Inventing the Future Programming Language

Business programmers need a better programming language. The languages we are currently using are surprisingly anemic. They were basically designed to shuffle small amounts of data from place to place. Our program statements are speaking to mechanized agents that are, charitably, only somewhat smarter than a simple calculator. A business programming notation should include fundamental business concepts as built-in capabilities. We need to raise the agent's level of intelligence. Fortunately, that is not too difficult once we set our mind to it.

Automating business processes means automating workflow. We need a notation that expresses the business process workflow directly and clearly. A business process involves collaborating communities of agents that share a common vocabulary, a common corporate memory, utilize shared resources, communicate via work-orders, carry-on conversations that last for years, and, last but not least, a business requires bookkeeping. All of these concepts can and should be built into the run-time. We can move the business programming focus from the data process to the business process. We should be working for the business, not the database. -- A programming language is a coordinated set of notations. Each notation speaks to a specific interpreter. Typically the interpreters share an organized set of objects - a kind of dictionary, whiteboard, scoreboard, and ontology that enables the interpreters' collaboration. An ideal notation can be quickly and correctly interpreted by both humans and machines. We demonstrate how natural language can be used to produce a set of notations that are both human readable and machine readable. These notations provide the means to program the "agency" - the community of agents that are collaborating to run the business.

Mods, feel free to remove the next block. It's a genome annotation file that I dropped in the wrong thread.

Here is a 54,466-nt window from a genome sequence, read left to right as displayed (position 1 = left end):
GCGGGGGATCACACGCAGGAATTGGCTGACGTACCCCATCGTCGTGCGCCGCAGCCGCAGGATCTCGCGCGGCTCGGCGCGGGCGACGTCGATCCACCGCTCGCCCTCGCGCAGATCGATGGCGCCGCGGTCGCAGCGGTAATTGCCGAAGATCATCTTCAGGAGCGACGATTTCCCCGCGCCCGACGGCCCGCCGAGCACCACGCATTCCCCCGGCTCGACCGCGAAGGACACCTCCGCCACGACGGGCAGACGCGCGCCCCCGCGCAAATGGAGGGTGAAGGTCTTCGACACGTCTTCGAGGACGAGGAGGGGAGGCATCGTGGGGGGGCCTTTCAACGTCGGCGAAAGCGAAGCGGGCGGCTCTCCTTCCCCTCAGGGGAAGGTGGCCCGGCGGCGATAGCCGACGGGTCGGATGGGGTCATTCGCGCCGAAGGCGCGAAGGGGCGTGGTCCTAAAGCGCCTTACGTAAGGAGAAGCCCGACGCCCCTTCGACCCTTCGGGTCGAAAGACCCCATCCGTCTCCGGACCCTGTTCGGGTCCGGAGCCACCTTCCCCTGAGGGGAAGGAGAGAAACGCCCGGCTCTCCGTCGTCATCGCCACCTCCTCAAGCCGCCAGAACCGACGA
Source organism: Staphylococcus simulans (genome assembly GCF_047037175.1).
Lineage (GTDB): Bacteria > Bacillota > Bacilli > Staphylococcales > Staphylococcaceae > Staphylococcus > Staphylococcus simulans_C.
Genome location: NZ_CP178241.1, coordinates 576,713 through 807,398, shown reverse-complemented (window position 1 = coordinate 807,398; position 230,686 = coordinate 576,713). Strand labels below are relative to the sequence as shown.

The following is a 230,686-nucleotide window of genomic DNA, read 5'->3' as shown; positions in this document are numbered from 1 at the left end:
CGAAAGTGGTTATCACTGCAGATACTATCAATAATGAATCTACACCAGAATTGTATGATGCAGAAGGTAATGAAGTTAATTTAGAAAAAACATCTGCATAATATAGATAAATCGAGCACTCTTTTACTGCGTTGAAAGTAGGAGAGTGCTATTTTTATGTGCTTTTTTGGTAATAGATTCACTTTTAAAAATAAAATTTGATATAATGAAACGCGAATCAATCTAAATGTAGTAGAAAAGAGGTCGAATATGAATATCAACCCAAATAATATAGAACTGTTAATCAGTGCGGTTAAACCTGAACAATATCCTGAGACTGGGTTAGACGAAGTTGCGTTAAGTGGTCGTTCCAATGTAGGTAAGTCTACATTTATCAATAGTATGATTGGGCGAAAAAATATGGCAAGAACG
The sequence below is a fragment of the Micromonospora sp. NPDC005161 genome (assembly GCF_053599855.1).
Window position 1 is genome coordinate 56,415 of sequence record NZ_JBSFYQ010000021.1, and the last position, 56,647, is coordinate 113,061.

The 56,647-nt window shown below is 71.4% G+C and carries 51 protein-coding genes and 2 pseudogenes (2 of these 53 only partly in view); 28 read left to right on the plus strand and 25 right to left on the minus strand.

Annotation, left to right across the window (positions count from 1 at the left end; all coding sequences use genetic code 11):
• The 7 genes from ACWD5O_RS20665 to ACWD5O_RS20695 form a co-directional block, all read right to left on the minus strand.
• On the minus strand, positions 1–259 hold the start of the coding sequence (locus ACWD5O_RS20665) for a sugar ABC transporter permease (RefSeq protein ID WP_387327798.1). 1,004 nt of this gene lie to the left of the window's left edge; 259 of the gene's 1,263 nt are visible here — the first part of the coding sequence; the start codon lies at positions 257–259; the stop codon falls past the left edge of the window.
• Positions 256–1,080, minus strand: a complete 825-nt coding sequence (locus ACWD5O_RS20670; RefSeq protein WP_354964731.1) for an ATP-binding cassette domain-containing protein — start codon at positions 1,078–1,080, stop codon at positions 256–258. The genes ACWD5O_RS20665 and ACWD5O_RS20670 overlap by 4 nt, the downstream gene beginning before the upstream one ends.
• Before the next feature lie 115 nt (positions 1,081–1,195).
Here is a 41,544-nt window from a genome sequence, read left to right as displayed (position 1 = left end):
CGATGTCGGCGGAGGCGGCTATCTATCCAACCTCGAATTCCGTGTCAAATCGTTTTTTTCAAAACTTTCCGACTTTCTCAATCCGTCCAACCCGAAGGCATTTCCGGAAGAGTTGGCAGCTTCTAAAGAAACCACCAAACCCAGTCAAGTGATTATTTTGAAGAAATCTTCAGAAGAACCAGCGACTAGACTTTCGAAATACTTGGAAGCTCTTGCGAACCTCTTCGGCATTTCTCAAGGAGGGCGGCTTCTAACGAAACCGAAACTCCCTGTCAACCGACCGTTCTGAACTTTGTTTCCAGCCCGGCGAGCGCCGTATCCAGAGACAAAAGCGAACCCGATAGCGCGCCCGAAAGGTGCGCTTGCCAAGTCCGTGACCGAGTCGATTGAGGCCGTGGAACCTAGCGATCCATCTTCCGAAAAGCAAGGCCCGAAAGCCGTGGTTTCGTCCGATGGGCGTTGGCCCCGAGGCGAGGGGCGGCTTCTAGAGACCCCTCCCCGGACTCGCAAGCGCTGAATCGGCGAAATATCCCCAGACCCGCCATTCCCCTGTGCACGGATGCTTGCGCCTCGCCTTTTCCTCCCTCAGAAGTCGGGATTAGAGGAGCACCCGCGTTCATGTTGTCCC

Bio: Richard Green is a Software Architect specializing in enterprise scale business systems. He lives in Ann Arbor, Michigan, USA.